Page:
It’s the Government’s Say (Part 2): On the Topic of ‘Other Status’

This continues our series of student reflections and analysis authored by our research team.

It’s the Government’s Say (Part 2): On the Topic of ‘Other Status’

Emily Ashner

When coding for the case of Abdirizak Haji Raghe Wehelie, a federal contractor for the FBI and worked as a linguist translating communications captured by court-authorized surveillance of a suspect in a terrorism investigation, the DOJ released his middle name as “Jaji”, likely on accident, but for those who know Ararbic this has a very a different definition. While this is not a major issue, there are ways the government utilizes Muslim and Arab names and references that influences workers within the government and citizens.

The Institute for Policy and Understanding released statistics that showed the severity differences between Muslims and non-muslim perpetrators who committed the same crime.1 These statistics show that Muslims receive a severe punishment 83% of the time while non-muslim only 17%. Further, average prison sentences are four times higher if the perpetrator is perceived to be Muslim. This is why in the Prosecution Project we code for “other status.” The codebook defines this status if they meet any of the following: Does the defendant have a name not readily understood as European?; Is the defendant Muslim or a Muslim convert?; Is the defendant an immigrant from a non-Western/European country?

Clearly, the way government officials view perpetrators has an extreme effect on how they are sentenced. However, the way this information is presented also has incredible implicit bias effects on citizens, who are potential jury members. According to a study on implicit attitudes towards Arab-muslims, participants showed an implicit negative attitude towards Arab-muslims over both whites and blacks.2 Interestingly, prejudice could be moderated if the participants were exposed to positive values of Arab-muslims first.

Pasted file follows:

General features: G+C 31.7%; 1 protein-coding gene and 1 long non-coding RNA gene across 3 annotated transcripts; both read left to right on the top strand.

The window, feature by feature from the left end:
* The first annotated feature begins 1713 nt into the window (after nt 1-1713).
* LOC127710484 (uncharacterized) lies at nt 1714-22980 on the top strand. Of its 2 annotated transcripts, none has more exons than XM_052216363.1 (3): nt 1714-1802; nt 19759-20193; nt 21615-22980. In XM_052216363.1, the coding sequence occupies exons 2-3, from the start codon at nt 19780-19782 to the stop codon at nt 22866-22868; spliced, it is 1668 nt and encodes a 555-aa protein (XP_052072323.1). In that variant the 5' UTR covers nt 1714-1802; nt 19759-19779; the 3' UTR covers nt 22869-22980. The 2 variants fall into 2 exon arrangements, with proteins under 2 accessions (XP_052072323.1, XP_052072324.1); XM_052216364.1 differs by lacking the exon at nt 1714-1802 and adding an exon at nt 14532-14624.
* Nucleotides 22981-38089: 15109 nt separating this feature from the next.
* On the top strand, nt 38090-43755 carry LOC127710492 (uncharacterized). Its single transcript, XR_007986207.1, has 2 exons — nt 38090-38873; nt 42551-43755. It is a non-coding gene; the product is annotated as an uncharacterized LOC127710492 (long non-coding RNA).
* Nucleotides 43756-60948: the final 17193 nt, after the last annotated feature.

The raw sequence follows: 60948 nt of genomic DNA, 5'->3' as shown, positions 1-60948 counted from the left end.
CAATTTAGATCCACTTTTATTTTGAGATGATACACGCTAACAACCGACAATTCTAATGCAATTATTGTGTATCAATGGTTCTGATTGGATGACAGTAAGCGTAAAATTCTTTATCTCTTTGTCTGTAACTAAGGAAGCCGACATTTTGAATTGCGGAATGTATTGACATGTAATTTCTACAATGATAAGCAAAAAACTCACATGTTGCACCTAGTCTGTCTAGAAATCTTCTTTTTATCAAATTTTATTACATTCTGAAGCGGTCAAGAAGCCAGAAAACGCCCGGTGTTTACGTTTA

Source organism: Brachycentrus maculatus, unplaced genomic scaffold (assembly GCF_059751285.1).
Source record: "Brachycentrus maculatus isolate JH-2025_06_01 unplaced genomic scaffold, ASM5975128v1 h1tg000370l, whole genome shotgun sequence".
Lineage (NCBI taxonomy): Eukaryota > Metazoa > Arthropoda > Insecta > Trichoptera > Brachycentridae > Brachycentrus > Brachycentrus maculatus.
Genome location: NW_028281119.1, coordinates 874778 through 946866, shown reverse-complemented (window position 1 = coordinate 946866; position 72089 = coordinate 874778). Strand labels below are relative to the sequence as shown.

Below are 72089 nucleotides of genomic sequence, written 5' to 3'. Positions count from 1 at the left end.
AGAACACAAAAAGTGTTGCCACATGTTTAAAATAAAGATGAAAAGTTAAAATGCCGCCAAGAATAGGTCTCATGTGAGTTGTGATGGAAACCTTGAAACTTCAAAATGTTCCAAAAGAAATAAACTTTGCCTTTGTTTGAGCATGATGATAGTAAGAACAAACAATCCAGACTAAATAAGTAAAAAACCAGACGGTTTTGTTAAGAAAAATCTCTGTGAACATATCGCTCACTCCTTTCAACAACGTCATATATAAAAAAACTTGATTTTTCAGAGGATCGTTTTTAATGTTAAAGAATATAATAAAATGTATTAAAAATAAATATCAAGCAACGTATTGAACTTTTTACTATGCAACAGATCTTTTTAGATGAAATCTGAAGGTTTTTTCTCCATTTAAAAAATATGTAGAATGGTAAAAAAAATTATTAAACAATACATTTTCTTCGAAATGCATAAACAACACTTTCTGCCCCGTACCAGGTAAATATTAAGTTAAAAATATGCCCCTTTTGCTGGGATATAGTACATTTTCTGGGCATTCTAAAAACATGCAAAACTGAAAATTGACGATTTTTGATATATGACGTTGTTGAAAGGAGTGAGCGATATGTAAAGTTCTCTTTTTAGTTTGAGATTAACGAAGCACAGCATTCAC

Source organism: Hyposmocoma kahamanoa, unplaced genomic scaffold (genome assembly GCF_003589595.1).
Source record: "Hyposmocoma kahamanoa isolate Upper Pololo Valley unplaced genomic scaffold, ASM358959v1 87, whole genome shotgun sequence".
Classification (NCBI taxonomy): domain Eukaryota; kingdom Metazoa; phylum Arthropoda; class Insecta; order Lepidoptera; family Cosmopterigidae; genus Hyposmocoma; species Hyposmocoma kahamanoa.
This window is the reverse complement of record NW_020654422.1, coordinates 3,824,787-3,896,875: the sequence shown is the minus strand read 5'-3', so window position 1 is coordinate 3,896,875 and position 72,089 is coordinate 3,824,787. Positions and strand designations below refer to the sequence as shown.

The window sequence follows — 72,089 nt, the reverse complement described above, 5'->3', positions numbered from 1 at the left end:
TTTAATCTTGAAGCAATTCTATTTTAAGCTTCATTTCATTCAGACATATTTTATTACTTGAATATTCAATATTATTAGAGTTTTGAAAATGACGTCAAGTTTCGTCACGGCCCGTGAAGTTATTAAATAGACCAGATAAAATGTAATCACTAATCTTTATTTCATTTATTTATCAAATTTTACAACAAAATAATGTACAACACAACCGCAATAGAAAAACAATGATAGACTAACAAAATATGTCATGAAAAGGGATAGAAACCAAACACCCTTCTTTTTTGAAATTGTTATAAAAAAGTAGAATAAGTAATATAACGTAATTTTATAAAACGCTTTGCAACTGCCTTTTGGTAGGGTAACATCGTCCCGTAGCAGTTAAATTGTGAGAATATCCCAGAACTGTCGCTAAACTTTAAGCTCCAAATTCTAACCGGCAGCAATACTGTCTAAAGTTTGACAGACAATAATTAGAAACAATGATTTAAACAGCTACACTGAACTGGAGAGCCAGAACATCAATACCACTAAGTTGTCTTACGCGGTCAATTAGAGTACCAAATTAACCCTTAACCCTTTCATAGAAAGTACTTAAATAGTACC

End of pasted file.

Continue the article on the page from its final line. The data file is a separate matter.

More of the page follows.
There is a wide understanding in the negative role the media can play, but government documents that immediately label a person’s race or religion has clear effects on attitudes. Understanding the availability heuristic, the tendency to apply the group first thought of when  a statement is seen or heard, can be important in conscious understanding of remaining unbiased. Once again, our process for the project is quite objective so coding is not affected, but is important to consider when thinking about how we can apply the results of our coding and other similar projects to mediate the discriminatory nature of justice system sentencing.


  1. Rao, Kumar, Carey Shenkman, Khwaja Ahmed, Hasher Nisar, Dalia Mogahed, Sarrah Bugageila, Katherine Coplen, and Katie Grimes. “Equal Treatment? Measuring the Legal and Media Responses to Ideologically Motivated Violence in the United States.” Washington, DC: Institute for Social Policy & Understanding, April 2018.
  2. Park, Jaihyun, Karla Felix, and Grace Lee. 2007. “Implicit Attitudes towards Arab-Muslims and the Moderating Effects of Social Information.” Basic and Applied Social Psychology 29 (1): 35–45. doi:10.1080/01973530701330942.

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